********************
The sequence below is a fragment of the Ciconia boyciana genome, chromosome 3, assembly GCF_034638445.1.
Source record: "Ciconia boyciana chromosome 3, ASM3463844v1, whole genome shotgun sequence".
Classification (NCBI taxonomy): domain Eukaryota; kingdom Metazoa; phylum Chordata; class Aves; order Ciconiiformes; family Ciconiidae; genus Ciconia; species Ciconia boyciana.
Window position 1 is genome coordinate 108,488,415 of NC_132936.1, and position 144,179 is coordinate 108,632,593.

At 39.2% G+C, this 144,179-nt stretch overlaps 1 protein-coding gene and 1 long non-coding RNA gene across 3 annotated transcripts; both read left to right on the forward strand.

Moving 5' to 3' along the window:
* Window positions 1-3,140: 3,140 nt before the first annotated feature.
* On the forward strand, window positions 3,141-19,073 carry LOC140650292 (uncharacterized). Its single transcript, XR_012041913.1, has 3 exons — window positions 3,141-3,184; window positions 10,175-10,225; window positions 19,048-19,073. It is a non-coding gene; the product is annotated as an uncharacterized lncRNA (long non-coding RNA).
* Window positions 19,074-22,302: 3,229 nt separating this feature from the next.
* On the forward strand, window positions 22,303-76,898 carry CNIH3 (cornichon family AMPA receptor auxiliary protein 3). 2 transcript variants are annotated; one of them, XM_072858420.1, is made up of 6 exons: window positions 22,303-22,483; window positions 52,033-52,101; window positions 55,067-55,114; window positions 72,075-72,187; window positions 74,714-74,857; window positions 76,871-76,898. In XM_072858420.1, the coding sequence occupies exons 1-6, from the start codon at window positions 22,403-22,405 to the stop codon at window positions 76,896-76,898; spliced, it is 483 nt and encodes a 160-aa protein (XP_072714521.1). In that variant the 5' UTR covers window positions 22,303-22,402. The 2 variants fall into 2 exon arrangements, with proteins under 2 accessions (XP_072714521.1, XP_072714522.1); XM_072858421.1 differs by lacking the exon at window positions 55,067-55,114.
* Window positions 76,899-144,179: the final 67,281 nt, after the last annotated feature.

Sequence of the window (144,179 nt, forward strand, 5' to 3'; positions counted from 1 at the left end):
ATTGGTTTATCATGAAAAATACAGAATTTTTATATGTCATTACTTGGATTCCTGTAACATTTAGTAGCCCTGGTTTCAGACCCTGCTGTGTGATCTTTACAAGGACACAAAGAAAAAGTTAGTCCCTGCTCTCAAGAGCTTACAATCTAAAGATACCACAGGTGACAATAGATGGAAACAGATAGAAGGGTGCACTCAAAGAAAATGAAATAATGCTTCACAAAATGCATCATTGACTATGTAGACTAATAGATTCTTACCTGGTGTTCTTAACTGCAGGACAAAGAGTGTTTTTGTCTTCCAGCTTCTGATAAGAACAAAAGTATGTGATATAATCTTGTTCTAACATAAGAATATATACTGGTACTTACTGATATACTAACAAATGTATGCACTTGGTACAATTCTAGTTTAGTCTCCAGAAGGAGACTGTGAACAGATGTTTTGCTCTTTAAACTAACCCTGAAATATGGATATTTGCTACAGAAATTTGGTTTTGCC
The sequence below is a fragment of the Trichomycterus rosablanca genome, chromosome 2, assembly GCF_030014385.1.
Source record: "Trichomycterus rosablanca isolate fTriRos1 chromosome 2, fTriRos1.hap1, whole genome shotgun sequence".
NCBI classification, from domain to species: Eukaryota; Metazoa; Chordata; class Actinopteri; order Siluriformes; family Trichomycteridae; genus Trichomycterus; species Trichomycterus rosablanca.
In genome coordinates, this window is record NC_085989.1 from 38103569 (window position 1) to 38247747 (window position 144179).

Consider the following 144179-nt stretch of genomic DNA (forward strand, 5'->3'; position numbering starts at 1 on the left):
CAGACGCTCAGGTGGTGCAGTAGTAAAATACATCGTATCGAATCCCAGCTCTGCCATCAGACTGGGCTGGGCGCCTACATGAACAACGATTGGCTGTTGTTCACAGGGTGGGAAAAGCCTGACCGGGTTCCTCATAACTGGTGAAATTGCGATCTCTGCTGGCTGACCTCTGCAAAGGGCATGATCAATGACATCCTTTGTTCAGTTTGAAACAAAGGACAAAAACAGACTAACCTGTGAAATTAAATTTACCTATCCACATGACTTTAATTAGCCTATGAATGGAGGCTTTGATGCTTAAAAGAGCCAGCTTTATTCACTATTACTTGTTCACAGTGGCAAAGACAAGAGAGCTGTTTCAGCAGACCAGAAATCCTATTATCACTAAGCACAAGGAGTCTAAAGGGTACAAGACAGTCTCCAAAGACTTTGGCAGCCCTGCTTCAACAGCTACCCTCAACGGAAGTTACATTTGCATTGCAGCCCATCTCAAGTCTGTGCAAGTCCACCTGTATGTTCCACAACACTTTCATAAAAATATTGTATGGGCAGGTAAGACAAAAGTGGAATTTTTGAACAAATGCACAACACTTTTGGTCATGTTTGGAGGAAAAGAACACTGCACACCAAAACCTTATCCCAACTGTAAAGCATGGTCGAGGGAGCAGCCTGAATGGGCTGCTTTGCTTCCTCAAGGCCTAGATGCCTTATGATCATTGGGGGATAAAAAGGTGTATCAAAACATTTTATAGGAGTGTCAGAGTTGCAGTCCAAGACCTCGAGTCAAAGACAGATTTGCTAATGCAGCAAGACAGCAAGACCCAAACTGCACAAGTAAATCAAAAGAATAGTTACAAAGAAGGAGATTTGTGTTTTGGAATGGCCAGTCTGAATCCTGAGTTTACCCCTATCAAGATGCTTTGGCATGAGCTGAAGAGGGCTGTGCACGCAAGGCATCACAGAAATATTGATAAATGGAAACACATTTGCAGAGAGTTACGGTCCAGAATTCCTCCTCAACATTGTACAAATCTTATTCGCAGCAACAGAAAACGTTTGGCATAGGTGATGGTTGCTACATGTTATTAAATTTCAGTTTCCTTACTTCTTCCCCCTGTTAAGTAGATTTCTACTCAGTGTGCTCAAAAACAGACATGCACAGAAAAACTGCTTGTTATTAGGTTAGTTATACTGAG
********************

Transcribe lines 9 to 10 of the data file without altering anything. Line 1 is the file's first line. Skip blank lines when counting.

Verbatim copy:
* Window positions 19,074-22,302: 3,229 nt separating this feature from the next.
* On the forward strand, window positions 22,303-76,898 carry CNIH3 (cornichon family AMPA receptor auxiliary protein 3). 2 transcript variants are annotated; one of them, XM_072858420.1, is made up of 6 exons: window positions 22,303-22,483; window positions 52,033-52,101; window positions 55,067-55,114; window positions 72,075-72,187; window positions 74,714-74,857; window positions 76,871-76,898. In XM_072858420.1, the coding sequence occupies exons 1-6, from the start codon at window positions 22,403-22,405 to the stop codon at window positions 76,896-76,898; spliced, it is 483 nt and encodes a 160-aa protein (XP_072714521.1). In that variant the 5' UTR covers window positions 22,303-22,402. The 2 variants fall into 2 exon arrangements, with proteins under 2 accessions (XP_072714521.1, XP_072714522.1); XM_072858421.1 differs by lacking the exon at window positions 55,067-55,114.